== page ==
Histology was performed to examine the inflammatory response of spleen and liver to Salmonella infection. The spleen from the PBS-control mouse showed normal architechture of splenocytes, with clear distinction between the red (RP) and white pulp (WP) (Fig. 2C). As for the mouse challenged with wild-type S. Agona (Fig. 2D), the white pulps are fused. Besides that, marginal zone (MZ) were not clearly observed and number of extramedullary hematopoiesis was increased. However, disruption of normal splenic architechture and inflammation was less severe in the mouse infected with BDLA mutant S. Agona (Fig. 2E) as compared to wild-type. We next quantified the number of infection foci within liver to assess the severity of inflammation. As shown in Fig. 2F, liver from the mouse injected with PBS showed normal histology and no infection foci were seen. Liver from the mouse challenged with wild-type S. Agona showed higher number of infection foci per field (Fig. 2G) compared to liver of mouse infected with BDLA mutant S. Agona (Fig. 2H). This phenomenon indicates that BDLA may have lower pathogenicity.
We then assessed the immunological response evoked by wild-type and mutant strains by determining the titer of white blood cell, neutrophil and lymphocyte at 5 different time points. Administration of S. Agona into BALB/c mice led to significant increment in total white blood cell concentration at day-10 post-infection as shown in Fig. 3A. The treated group showed significant difference compared with the control group (PBS) on day-10 and day-21 post-infection. At day-10 post-infection, LA and BDLA treated group showed 1.2-fold and 1.3-fold lower level of induction respectively when compared to WT group. Salmonella infection also induced a significant increase in neutrophil level in mice on day 1 post-infection and subsequently declined on day-3 post-infection followed by normal level on day-21 post-infection (Fig. 3B). Salmonella treated group demonstrated significant difference in neutrophil level compared with PBS control group from day-1 to day-10. LA and BDLA led to modest changes in the increment of neutrophil level, with 1.7-fold and 2-fold lower than WT on day 10 post-infection. Furtherpore, Salmonella infection also caused suppression of lymphocytes on day 1 post-infection and subsequently increased on day-3 post-infection (Fig. 3C). Lymphocyte level returned to normal level on day-36 post-infection. Salmonella treated groups showed significant difference in lymphocyte level compared to PBS control group from day 1 to day 10 (Fig. 3C). At day-10, treatment with LA and BDLA led to modest suppression of lymphocyte level with 1.3-fold and 1.6-fold lower level as compared to WT group. No significant differences were observed between treated group and control group for the rest of the indicated time points. The results from all the tests indicate that BDLA has the lowest virulence as compared with the others.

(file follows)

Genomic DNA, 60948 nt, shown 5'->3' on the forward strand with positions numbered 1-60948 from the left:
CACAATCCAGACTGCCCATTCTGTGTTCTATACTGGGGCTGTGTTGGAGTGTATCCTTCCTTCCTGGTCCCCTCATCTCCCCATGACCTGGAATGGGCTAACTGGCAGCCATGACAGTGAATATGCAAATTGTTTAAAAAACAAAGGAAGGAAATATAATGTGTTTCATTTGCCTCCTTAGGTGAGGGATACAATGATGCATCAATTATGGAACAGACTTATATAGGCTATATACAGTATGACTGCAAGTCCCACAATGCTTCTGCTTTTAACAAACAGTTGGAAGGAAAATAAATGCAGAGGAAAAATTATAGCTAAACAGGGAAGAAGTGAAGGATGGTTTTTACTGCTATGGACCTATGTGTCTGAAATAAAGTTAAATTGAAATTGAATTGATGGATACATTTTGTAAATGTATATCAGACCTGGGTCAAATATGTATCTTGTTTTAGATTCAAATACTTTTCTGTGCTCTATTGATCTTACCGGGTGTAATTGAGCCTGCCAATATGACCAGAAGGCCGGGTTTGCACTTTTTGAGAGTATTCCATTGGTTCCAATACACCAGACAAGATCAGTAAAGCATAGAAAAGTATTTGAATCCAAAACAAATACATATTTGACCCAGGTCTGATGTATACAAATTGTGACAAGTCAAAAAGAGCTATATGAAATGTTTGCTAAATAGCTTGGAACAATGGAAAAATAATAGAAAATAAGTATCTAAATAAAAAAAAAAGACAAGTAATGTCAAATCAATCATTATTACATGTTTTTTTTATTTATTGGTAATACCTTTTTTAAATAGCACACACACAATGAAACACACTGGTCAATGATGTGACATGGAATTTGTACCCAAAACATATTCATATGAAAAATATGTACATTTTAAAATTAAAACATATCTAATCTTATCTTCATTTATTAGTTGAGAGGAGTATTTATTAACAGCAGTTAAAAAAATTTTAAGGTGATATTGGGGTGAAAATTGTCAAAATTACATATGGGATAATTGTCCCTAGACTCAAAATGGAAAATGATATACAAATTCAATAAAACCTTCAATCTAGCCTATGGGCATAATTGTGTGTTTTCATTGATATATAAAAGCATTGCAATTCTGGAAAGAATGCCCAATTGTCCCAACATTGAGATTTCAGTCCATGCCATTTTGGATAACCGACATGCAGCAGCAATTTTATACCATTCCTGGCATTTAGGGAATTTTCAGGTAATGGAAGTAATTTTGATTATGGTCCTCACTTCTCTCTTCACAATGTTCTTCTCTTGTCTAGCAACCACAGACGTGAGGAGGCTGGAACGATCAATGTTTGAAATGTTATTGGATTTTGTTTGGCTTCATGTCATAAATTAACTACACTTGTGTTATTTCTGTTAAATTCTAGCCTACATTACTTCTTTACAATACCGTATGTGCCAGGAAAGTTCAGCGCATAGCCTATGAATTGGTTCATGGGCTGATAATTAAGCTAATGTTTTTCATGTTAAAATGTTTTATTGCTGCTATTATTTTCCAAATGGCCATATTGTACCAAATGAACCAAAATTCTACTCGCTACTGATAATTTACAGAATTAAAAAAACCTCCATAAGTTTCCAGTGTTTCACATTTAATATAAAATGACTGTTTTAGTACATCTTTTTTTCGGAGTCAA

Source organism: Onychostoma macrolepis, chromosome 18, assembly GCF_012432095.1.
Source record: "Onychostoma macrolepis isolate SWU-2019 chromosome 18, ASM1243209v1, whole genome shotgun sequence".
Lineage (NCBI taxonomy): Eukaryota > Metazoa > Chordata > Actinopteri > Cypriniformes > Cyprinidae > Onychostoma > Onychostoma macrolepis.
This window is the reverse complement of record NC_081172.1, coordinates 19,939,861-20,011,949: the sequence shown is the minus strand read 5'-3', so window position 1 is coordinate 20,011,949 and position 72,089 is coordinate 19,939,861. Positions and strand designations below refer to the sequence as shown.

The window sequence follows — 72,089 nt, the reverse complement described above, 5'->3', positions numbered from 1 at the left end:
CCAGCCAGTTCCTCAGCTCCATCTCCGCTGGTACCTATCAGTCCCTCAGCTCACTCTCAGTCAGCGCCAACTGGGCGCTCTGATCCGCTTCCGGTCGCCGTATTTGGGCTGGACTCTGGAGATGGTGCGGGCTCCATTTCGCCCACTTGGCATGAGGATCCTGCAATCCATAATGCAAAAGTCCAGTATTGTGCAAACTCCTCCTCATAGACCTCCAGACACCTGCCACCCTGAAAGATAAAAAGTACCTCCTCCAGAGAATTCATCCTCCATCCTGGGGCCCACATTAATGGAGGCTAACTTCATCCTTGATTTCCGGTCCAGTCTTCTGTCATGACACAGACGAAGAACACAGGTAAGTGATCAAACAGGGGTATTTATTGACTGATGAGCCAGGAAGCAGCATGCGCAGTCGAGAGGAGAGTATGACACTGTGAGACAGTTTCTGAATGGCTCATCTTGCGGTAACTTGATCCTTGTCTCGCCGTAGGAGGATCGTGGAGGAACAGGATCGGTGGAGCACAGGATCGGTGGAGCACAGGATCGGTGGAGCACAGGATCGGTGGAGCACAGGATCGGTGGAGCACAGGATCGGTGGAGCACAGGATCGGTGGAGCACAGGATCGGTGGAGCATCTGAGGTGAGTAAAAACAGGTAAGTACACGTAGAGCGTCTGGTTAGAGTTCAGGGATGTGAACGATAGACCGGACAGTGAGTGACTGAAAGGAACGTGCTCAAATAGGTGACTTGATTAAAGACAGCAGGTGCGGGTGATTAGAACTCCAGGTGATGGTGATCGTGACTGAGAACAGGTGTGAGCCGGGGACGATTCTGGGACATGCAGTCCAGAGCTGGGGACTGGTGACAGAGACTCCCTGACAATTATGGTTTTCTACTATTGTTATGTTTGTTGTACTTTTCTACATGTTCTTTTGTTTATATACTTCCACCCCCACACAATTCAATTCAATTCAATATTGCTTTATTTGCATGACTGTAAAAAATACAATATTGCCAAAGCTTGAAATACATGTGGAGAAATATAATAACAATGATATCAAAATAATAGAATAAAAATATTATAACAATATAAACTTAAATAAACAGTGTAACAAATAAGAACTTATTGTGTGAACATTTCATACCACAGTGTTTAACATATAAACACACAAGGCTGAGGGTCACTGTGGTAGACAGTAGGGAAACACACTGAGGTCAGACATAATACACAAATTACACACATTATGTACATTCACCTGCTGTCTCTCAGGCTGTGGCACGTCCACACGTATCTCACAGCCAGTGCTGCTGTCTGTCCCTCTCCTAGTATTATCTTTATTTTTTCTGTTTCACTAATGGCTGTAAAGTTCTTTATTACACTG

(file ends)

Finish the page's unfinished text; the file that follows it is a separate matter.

Auxotrophic strain LA and BDLA show higher tumour growth suppression efficacy